New discovery about dung beetles has implications for AI, robotics

It turns out that dung beetles are even more amazing than we've always known they are with their ability to move backwards using directional sensors to tune into visual stimuli.

A collaborative project by researchers at Lund University in Sweden and the University of the Witwatersrand (Wits) has found that aside from picking up visual cues from their environment, the beetles also have a built-in _mechanical _sensory system.

Wits professor of Entomology, Marcus Byrne explains:

The way we've looked at it in the past is using celestial clues like the sun and the moon and the stars and polarised light in the sky invisible to the human eye. That's what we thought they had in their armoury up to now.

Marcus Byrne, Professor of Entomology - Wits University

But what happens when the sun is overhead at noon and useless as a compass?

The researchers found that the beetles have a fallback system:

We found that in these situations the species we looked at were able to switch to a mechanical cue and they sense that through their antennas - what they sensed was the wind.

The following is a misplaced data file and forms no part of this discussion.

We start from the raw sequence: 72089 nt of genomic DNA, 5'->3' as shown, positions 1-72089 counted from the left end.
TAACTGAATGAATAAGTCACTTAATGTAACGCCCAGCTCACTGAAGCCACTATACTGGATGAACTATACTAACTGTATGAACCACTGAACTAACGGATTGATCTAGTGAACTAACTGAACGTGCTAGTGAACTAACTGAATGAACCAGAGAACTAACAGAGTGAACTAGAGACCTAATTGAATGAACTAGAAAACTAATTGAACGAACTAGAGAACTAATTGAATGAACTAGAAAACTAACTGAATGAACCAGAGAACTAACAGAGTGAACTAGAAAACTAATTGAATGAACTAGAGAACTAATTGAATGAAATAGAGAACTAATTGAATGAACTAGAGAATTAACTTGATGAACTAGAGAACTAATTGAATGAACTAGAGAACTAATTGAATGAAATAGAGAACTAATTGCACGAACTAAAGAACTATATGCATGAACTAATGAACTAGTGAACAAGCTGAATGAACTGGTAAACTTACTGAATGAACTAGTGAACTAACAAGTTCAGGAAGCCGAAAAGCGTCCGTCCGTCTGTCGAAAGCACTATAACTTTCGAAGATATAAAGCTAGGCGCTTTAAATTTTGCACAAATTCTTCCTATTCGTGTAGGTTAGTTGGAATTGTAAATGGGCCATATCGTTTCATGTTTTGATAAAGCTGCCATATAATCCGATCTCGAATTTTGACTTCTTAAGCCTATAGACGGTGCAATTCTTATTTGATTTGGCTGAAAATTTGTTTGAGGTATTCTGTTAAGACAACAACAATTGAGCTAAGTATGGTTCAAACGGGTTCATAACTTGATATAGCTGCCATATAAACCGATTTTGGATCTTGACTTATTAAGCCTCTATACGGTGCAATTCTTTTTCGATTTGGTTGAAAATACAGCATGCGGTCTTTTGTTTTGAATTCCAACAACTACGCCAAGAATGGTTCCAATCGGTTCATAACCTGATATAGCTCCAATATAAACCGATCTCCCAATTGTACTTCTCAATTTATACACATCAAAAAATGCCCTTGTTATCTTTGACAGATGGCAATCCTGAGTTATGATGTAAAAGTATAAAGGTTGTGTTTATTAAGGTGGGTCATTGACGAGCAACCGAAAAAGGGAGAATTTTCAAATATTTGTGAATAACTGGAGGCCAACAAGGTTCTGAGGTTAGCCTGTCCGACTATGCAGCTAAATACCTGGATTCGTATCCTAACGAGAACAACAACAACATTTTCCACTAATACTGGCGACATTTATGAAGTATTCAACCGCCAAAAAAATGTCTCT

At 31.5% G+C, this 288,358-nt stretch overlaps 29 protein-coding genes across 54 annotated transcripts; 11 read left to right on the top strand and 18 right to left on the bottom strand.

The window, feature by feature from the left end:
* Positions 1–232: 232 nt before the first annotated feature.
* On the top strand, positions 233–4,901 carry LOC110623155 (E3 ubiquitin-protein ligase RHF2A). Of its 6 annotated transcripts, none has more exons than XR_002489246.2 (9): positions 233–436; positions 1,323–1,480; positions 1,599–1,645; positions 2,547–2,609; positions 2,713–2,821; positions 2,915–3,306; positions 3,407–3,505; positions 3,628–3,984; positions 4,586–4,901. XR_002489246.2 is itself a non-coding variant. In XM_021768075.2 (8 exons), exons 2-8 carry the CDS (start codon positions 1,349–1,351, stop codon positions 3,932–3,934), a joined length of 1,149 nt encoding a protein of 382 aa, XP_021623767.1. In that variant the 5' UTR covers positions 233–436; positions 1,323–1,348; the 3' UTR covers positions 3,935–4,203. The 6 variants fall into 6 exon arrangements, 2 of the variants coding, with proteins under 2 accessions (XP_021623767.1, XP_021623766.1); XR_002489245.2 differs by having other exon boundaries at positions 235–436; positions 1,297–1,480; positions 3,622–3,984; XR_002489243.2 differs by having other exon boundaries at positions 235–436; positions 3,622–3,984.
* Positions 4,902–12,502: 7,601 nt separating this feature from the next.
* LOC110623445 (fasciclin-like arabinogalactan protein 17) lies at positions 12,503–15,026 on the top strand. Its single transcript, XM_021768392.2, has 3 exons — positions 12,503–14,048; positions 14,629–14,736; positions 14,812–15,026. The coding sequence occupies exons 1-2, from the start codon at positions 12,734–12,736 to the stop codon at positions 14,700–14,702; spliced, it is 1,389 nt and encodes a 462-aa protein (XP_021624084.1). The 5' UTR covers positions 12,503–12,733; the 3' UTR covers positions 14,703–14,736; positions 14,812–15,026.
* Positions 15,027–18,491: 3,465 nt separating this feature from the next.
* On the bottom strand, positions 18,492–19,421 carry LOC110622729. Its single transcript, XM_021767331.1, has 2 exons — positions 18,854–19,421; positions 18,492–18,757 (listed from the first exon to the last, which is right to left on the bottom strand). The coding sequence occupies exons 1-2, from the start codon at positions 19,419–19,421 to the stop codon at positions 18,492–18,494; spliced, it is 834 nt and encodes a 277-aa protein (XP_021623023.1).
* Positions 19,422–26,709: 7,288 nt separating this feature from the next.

Marcus Byrne, Professor of Entomology - Wits University

We do know that lots of flying insects also use wind as a compass.

Marcus Byrne, Professor of Entomology - Wits University

Professor Byrne says this example of navigational precision tools could be applied in artificial intelligence and robotics.

It (the dung beetle) doesn't need a GPS, it doesn't need a satellite, it can just use natural signals in the environment... It's literally the simplest piece of information that you can teach a robot to respond to and then you can get that robot to orientate itself through that environment.

Marcus Byrne, Professor of Entomology - Wits University

The fact that the creature can switch between its sources of input within a matter of seconds is another valuable function which could impact technology.

Listen to the complete conversation here:


This article first appeared on CapeTalk : New discovery about dung beetles has implications for AI, robotics


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